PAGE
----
What is the highest altitude a witch or wizard can ride a broomstick? Do they provide some magic to protect the rider from altitude sickness? Of cause this is not a problem in England, but it could be interesting to know if you could cross the Himalayas.
Presumably a witch born & living in the UK would be accustomed to conditions within a couple thousand feet of sea level, and so would need some kind of supplemental oxygen at higher altitudes. Muggles who fly in those contraptions known as aeroplanes can't fly much above 12000 to 13000 feet before they need oxygen; Muggle passengers in planes flying above 15000 have to use it continuously or else fly in a pressurised cabin.
An English witch therefore has a couple options. Without any other kind of magical or mundane assistance, one can fly a broom relatively safely up to 12000 to 13000 feet for a while. Best bundle up, though, because thin air isn't the only problem! (An air temperature of 60deg at sea level might drop to a bum nipping 10deg up at altitude.)
Theoretically, if our witch knows a couple of highly useful flying spells & charms, altitude should pose no particular issue. Naturally, the spell collego aeres and the protego hypoxia charm will be very helpful. And don't forget to keep in mind the high flyer's favourite! -- exfrigerito culos, oo, and also manitepido / manicalido, just in case you forget your flying gloves! Oclos denebulo should round out the necessaries.
Those should get our witch over the Himalayas without difficulty: even Mt Everst at 30000 feet elevation should be quite easy. Should only take her something 4 or 5 minutes to get to the summit.
But, of course, who doesn't want to fly higher even than the highest mountains? Since broomsticks work by countering or nullifying gravity within a local field (broom + mounted rider + reasonable attached baggage), there will eventually come a point when the broom will no longer fly effectively. Gravity decreases as distance from the gravitational source increases. At an altitude of about 8000 miles, our witch would experience 1/4G. Since her broom is designed for optimal operation at 1G, her broom would experience a briefly liberating peppiness at that altitude -- it would be four times as powerful! (Better use that carpe scopa charm real quick, before the broom takes off, leaving her for a long plunge back to Blighty!)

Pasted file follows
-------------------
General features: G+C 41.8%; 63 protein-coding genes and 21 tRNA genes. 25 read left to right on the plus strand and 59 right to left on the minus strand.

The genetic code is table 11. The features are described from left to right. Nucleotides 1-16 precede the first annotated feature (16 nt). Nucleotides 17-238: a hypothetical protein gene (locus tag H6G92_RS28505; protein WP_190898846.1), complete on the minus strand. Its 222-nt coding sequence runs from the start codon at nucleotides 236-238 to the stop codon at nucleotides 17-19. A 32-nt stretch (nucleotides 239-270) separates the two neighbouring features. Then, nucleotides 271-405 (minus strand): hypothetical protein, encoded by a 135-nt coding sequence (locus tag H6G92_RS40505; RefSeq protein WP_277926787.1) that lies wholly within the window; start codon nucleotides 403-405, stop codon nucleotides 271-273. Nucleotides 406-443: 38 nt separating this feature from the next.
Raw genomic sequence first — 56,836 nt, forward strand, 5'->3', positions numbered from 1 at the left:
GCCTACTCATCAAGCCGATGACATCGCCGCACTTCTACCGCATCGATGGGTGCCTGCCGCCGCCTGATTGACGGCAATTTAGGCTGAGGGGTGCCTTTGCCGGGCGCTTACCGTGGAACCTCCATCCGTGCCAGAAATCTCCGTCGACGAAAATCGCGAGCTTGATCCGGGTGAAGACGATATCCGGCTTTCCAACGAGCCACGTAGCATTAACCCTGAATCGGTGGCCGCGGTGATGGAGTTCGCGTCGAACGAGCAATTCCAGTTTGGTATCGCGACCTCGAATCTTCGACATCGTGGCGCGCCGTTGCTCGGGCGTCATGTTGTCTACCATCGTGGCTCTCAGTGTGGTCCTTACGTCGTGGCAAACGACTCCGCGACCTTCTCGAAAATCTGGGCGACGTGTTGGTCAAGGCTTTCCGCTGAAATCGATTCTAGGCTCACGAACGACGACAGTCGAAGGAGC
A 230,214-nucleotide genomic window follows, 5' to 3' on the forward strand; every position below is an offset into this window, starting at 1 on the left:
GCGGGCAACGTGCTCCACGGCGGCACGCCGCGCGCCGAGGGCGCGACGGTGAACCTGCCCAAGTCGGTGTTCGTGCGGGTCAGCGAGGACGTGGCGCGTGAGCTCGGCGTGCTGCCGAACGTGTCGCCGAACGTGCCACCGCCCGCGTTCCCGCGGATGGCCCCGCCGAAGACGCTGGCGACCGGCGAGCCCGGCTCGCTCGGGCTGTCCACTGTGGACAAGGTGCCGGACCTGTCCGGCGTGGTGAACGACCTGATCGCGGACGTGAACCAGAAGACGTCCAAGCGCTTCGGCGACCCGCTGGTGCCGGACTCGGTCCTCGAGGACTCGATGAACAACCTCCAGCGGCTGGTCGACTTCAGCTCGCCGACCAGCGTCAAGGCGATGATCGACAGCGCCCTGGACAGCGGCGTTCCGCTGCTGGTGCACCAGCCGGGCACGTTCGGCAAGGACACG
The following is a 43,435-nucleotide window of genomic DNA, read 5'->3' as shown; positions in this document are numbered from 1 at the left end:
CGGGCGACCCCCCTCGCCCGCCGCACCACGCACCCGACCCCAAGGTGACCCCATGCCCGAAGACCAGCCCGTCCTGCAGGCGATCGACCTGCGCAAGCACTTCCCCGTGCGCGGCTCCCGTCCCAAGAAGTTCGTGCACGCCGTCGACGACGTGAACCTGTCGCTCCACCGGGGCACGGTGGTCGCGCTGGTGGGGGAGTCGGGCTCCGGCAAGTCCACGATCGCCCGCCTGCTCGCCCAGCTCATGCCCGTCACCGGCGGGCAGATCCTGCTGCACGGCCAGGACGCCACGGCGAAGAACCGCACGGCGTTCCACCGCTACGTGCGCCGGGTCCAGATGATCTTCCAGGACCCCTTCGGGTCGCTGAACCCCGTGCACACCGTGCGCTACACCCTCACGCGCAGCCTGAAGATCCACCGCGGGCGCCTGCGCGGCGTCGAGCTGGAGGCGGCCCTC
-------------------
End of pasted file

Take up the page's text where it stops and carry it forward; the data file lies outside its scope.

Eventually, the gravitational grasp of Earth becomes so weak that we no longer feel it. At about 40000 miles altitude, gravity is 1/100. I would hazard the guess that as the gravitational pull decreases, the initial spur in broom efficiency will peak and then drop off precipitously. The farther away from Earth our witch flies, the less gravity there is for the broom to work with and thus less force to push against. It would now have to work harder to continue producing any lift.
Main problem for our witch now is that, while inertia will carry her broom upward at its maximum velocity of 100 mph, she'll eventually break through the altitude beyond which the magic within the broom will simply give out. She's now too far from Earth for the broom to push against its gravity; but she's also too high now for Earth's gravity to pull her back down! And she's nowhere near close enough to the Moon to use its gravity to push off of.
Other concerns: brooms only fly at most 100 mph or so. It would take a fortnight for our witch to get far enough out into space to reach the absolute maximum altitude that the broom will function. I would hazard that, even with all the charms and spells, she simply can't keep up physically. She's got to sleep sometime; and is going to have to stretch her legs and eat and spend a penny somewhere along the way. If she flew straight up for a whole day, she'd reach an altitude of 2400 miles; and she'd have to spend another whole day coming down again!
In other words, the highest altitude for riding a broomstick is constrained by the physiological condition & preparation of the witch attempting the deed; not so much the material & magical components of the broom itself.